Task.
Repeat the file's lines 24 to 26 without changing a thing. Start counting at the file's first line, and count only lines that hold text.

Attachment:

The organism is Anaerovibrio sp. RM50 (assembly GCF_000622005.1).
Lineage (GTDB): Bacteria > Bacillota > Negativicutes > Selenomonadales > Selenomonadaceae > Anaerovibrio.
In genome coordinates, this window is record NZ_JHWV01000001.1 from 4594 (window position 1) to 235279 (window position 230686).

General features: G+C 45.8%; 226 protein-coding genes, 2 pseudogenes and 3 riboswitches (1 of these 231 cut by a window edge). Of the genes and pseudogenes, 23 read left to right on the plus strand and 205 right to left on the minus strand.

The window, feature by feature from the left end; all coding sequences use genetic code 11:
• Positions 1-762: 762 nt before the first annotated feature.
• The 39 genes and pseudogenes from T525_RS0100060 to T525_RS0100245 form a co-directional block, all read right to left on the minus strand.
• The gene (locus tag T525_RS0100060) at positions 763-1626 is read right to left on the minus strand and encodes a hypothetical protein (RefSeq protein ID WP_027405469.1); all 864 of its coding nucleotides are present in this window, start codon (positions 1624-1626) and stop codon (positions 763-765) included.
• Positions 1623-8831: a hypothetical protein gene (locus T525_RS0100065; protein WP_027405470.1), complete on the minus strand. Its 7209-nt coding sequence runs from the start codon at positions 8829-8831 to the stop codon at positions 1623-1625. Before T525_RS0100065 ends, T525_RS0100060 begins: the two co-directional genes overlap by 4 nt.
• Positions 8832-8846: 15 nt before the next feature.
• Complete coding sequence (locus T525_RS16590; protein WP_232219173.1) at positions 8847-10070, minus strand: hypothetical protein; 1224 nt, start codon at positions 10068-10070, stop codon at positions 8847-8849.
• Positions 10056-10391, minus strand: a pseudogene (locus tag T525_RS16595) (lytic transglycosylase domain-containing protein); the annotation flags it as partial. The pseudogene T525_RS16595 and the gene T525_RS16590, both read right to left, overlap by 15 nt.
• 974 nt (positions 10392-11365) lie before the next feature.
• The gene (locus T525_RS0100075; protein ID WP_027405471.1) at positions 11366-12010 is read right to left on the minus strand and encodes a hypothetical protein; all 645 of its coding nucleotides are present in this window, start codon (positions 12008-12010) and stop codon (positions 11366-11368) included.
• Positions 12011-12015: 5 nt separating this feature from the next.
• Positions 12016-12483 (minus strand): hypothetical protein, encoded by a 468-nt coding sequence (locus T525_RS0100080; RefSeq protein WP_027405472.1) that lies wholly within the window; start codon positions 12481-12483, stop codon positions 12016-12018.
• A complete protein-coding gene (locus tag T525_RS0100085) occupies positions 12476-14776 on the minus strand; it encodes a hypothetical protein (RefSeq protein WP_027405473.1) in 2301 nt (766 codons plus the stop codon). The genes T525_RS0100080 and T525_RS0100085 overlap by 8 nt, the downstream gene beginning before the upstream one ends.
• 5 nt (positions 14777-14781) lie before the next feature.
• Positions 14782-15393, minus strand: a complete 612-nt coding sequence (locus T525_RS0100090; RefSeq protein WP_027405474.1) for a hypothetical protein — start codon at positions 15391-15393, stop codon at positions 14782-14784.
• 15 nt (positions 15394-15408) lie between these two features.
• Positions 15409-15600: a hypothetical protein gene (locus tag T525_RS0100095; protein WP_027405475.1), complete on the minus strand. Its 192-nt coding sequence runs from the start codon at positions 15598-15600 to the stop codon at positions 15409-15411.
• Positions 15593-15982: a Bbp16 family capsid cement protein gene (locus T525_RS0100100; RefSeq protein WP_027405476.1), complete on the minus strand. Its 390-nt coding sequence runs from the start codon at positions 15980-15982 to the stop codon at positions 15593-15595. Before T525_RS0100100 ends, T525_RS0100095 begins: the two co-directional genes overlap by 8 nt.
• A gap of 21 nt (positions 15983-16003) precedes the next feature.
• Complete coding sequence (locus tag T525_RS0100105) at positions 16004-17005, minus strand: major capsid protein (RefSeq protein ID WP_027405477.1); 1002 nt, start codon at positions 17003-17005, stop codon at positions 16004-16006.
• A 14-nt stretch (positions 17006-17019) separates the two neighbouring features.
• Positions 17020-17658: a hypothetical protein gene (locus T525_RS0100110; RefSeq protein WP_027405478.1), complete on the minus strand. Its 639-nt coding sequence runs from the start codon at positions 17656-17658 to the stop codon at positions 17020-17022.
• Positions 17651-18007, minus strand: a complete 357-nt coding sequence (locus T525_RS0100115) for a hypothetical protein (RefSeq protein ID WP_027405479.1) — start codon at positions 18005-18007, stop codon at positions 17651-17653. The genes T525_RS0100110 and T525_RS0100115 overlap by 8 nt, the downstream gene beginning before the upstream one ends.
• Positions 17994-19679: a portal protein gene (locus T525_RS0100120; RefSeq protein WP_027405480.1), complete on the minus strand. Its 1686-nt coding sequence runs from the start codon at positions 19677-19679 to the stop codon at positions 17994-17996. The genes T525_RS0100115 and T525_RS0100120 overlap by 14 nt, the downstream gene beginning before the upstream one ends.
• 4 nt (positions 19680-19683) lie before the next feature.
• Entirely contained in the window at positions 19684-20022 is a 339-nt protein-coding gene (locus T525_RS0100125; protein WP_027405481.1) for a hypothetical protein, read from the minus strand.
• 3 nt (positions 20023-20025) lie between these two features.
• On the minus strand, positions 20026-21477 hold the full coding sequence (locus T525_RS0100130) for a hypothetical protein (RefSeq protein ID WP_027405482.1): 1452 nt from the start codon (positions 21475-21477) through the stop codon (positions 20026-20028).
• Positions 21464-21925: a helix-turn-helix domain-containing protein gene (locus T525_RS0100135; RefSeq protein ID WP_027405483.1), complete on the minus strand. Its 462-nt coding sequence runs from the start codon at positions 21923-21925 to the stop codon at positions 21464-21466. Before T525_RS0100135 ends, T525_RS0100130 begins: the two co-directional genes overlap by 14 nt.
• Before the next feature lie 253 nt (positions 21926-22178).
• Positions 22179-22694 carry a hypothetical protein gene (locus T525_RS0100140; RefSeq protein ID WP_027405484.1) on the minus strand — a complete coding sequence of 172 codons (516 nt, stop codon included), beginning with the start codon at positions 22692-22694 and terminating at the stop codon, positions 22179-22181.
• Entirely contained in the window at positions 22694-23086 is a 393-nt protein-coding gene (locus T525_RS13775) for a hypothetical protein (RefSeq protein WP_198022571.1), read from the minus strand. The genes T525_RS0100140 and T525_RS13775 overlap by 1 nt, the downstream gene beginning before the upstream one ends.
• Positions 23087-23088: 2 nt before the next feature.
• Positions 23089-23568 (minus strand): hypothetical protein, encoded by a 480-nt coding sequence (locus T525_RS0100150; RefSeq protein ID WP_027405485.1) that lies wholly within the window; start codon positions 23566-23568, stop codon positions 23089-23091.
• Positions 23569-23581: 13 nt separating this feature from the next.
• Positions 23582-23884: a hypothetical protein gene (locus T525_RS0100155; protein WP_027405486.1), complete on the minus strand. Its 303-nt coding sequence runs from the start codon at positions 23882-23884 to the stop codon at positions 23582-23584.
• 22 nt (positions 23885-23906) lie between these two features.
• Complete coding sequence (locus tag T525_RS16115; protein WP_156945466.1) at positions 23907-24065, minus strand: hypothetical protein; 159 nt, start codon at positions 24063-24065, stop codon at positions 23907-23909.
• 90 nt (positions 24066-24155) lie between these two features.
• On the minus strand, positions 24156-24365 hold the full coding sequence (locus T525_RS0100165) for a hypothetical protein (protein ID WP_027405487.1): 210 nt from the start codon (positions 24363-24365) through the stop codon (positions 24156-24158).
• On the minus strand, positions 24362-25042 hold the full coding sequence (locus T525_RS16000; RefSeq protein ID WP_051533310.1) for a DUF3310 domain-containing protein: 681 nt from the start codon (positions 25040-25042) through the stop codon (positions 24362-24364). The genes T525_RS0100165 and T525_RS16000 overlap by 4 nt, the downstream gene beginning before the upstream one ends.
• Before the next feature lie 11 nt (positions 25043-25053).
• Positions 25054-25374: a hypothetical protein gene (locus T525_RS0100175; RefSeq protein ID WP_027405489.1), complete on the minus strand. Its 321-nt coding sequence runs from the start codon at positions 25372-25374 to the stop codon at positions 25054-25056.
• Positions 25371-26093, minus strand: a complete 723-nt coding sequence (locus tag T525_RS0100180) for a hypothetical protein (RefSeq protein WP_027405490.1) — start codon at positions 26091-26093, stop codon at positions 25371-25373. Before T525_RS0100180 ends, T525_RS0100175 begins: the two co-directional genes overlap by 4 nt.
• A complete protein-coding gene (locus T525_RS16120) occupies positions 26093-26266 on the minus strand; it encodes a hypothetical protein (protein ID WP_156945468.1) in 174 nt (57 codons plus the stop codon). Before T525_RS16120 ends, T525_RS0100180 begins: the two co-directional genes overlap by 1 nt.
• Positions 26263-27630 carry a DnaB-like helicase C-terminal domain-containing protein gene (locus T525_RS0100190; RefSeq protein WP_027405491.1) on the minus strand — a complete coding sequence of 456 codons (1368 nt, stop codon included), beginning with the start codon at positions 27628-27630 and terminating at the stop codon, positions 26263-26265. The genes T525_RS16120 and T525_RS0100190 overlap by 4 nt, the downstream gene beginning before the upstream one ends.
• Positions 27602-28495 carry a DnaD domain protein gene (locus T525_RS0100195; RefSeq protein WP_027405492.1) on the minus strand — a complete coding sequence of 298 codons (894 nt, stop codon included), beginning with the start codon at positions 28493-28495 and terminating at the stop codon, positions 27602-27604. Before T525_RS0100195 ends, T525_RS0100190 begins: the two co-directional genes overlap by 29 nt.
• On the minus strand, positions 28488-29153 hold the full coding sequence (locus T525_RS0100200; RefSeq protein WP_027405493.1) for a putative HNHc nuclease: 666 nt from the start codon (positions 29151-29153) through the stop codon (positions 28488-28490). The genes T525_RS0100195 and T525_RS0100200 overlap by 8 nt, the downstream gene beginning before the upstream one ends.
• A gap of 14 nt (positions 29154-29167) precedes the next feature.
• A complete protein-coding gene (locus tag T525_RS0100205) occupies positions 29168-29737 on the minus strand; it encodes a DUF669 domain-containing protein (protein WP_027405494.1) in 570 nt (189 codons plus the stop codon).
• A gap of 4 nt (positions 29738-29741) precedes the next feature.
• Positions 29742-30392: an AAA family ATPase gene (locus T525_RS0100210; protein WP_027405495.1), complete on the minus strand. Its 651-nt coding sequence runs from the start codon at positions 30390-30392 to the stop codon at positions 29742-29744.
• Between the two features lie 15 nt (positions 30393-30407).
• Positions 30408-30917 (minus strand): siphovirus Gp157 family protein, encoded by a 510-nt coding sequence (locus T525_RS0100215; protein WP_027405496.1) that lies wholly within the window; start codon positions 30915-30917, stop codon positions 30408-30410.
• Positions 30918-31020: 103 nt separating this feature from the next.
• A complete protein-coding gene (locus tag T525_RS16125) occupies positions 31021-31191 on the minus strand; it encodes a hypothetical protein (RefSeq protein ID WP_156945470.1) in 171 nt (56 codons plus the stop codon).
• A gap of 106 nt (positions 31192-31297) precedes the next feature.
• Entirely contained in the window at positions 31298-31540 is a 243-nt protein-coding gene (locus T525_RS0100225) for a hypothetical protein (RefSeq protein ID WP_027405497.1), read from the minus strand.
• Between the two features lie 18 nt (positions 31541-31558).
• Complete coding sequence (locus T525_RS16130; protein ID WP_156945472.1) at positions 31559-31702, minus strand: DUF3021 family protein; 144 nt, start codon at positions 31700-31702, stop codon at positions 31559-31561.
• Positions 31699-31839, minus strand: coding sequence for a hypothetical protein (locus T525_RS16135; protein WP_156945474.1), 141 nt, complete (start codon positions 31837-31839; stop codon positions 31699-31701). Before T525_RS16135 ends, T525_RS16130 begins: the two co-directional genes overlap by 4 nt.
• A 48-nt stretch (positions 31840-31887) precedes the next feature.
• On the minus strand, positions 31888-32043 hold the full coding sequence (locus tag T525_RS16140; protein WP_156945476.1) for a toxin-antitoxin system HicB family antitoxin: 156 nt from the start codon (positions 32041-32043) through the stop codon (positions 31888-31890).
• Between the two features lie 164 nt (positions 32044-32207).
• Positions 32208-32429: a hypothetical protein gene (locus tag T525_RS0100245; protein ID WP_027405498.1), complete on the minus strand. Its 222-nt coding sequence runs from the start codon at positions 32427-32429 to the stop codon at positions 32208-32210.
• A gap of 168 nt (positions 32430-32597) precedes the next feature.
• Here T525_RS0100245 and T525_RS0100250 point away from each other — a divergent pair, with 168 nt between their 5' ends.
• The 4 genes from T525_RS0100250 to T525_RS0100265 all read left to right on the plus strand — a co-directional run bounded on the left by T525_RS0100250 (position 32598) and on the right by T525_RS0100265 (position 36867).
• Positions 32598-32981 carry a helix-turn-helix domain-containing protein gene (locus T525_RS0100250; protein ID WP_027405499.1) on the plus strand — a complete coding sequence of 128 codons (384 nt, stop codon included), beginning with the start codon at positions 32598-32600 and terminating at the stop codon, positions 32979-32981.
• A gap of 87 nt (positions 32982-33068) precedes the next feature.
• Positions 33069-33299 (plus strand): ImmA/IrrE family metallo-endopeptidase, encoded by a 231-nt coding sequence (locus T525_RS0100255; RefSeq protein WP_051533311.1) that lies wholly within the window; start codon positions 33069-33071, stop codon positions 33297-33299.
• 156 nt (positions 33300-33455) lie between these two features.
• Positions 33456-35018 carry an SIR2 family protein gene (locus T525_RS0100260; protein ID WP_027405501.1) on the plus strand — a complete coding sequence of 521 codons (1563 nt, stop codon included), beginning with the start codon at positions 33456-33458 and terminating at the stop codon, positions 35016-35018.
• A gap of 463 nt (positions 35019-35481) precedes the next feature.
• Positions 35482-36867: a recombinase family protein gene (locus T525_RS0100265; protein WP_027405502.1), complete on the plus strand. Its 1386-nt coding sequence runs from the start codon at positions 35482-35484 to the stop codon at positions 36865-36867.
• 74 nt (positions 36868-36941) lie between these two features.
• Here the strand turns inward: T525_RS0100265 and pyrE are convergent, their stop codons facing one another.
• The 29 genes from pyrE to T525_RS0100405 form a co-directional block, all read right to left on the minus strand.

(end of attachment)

• Complete coding sequence (locus tag T525_RS0100105) at positions 16004-17005, minus strand: major capsid protein (RefSeq protein ID WP_027405477.1); 1002 nt, start codon at positions 17003-17005, stop codon at positions 16004-16006.
• A 14-nt stretch (positions 17006-17019) separates the two neighbouring features.
• Positions 17020-17658: a hypothetical protein gene (locus T525_RS0100110; RefSeq protein WP_027405478.1), complete on the minus strand. Its 639-nt coding sequence runs from the start codon at positions 17656-17658 to the stop codon at positions 17020-17022.